The news that RFU chiefs are open to consideration for the sale of naming rights to Twickenham is good news, if it's done in the correct way.
From a traditionalist point of view the lumping of a paying sponsor's name into the title of a historic sporting venue can upset the majority of fans (just ask Newcastle United supporters), but the truth of the matter is that the way professional sport is now run necessitates such commercial ventures.
With high upkeep costs for stadiums and pay rolls to be dealt with, as unappealing as it may be the sale of naming rights to a ground can provide a crucial income revenue for a club or, in this particular case, organisation.
The key of course is to where the extra income is spent and who benefits from it, and in this area Twickenham is no different.
An RFU spokesman has this weekend been quoted in the Daily Mail as saying that while "there are no immediate plans to sell the naming rights", the "option is considered a possibility". The fact that the Mail calls the potential renaming a "radical possibility" is precisely the kind of mindset that needs to be overcome for the prospect to be embraced.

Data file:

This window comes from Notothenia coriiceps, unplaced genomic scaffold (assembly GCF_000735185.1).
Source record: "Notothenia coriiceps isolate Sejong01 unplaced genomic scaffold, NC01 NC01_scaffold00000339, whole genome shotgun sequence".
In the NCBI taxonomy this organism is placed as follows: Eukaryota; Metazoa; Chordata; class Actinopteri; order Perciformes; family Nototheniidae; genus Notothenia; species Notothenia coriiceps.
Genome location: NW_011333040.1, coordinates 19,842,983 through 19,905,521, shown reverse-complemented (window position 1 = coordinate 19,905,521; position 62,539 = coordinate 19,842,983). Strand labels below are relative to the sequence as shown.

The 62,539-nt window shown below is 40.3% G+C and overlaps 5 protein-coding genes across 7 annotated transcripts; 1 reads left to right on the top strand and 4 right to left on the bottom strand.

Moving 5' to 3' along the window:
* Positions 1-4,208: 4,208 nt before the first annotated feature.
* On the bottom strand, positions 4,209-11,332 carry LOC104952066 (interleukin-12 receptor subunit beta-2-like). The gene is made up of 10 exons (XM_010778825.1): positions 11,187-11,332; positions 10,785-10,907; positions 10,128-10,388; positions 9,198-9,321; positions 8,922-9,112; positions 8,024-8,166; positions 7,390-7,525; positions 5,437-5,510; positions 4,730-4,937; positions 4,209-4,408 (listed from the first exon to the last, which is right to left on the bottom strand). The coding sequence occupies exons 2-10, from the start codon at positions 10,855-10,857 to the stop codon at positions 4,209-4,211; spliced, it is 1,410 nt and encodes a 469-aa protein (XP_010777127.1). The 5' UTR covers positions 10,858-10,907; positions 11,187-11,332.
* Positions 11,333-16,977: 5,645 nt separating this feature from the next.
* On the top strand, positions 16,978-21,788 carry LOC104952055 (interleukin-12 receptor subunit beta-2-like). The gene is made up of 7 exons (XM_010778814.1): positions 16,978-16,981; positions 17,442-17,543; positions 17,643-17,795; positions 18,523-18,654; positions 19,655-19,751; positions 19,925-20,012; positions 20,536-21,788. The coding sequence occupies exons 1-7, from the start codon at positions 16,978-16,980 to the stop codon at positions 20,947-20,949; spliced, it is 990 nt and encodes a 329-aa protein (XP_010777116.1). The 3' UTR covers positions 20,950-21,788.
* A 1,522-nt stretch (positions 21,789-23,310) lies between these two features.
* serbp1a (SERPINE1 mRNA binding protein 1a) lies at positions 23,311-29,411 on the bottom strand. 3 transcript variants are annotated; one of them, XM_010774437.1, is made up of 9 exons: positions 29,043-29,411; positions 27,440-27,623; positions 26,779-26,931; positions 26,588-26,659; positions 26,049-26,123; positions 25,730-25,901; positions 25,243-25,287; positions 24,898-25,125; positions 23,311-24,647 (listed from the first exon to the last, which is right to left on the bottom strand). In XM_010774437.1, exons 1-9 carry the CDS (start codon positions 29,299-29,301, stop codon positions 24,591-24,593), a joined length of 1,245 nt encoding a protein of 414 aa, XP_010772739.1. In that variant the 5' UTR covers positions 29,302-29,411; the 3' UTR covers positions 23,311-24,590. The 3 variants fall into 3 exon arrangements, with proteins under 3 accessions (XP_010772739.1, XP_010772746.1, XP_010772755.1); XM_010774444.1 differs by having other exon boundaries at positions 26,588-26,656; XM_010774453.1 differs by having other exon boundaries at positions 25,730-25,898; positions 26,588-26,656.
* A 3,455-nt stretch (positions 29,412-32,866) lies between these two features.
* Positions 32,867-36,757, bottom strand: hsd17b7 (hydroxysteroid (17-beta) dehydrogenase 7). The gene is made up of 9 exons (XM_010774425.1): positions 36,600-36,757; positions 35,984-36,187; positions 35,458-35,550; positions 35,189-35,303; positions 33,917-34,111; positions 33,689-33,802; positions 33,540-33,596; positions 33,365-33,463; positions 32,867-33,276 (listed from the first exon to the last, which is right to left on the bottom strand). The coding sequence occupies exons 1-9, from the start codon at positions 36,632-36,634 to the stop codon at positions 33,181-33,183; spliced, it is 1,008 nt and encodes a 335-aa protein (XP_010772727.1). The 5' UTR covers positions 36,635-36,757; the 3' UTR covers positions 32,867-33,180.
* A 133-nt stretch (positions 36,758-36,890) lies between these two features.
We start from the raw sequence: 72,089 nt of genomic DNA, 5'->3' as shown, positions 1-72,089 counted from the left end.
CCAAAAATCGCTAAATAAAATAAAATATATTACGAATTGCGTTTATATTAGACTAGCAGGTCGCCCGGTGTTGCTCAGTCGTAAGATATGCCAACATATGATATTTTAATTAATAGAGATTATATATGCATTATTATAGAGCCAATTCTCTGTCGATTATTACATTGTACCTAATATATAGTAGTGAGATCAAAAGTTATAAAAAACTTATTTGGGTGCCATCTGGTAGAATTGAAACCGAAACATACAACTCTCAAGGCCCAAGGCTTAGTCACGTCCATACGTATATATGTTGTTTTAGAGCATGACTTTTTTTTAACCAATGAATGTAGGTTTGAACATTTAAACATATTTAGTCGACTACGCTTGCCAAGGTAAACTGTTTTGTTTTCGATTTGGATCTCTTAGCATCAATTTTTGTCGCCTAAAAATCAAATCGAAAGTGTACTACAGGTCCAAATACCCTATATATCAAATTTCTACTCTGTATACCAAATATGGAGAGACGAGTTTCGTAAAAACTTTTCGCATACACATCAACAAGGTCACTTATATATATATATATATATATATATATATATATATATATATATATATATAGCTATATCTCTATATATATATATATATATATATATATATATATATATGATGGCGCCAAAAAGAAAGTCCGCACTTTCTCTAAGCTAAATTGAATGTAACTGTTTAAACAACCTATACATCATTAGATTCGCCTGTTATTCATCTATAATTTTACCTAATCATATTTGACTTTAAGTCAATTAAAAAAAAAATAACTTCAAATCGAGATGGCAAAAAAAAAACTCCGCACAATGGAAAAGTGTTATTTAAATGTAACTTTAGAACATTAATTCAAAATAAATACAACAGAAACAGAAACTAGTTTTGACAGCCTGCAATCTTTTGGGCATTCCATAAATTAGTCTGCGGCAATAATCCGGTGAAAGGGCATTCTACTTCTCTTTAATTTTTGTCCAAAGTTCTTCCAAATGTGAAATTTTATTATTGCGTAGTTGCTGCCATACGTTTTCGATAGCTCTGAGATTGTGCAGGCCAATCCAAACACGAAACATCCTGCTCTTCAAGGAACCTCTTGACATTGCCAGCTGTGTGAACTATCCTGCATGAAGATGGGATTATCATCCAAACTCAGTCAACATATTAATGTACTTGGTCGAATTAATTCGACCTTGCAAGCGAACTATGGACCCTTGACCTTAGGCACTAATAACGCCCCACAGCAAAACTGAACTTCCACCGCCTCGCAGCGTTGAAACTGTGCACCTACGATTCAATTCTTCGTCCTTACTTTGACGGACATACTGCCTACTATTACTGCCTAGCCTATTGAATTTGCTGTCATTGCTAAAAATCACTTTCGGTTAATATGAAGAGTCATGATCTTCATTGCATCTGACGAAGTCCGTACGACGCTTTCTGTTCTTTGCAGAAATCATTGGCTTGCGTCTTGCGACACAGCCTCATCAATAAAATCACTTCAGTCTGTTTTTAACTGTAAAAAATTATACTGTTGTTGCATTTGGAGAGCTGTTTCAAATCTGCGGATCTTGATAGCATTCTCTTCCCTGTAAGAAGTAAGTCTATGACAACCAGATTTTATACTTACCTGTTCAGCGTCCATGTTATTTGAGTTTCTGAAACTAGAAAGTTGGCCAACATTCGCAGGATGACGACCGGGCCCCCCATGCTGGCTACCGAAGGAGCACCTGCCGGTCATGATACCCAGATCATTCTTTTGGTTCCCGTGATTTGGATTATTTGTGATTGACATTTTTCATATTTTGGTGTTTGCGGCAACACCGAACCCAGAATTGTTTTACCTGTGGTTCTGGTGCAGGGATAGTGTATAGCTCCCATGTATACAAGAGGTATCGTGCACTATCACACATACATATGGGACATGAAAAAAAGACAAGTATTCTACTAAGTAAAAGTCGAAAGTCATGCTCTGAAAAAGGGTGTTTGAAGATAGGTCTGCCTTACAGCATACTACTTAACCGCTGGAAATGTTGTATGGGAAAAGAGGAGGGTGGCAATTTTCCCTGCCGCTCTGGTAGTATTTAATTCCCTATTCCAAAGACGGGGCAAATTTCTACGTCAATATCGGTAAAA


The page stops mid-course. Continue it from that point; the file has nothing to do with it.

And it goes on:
With the World Cup in less than three years' time and an upgrade to Twickenham in excess of £70 million planned (and already partially underway), the selling of the naming rights to the stadium — home to English rugby since 1910 — would provide the bulk or maybe even all of the funds needed.
"Twickenham hosts over 60 matches a year, so it is important to have the best and most durable playing surface," said the spokesman in reference to a pitch that has recently been installed and that combines plastic fibres with real grass, and which is part of the renovation costs.
"We also intend to give the best possible experience for fans that we can. Plans for stadium improvements also include ticketless entry, WiFi and concourse TV screens."
If those kinds of improvements are made in an age in which such conveniences are taken for granted, then surely the renaming of a stadium is not such a huge thing.
The real problem may lie however in the fact that the name of the stadium would have to revert to Twickenham during the actual World Cup due to IRB regulations, something that may not appeal to any prospective investors in the first place.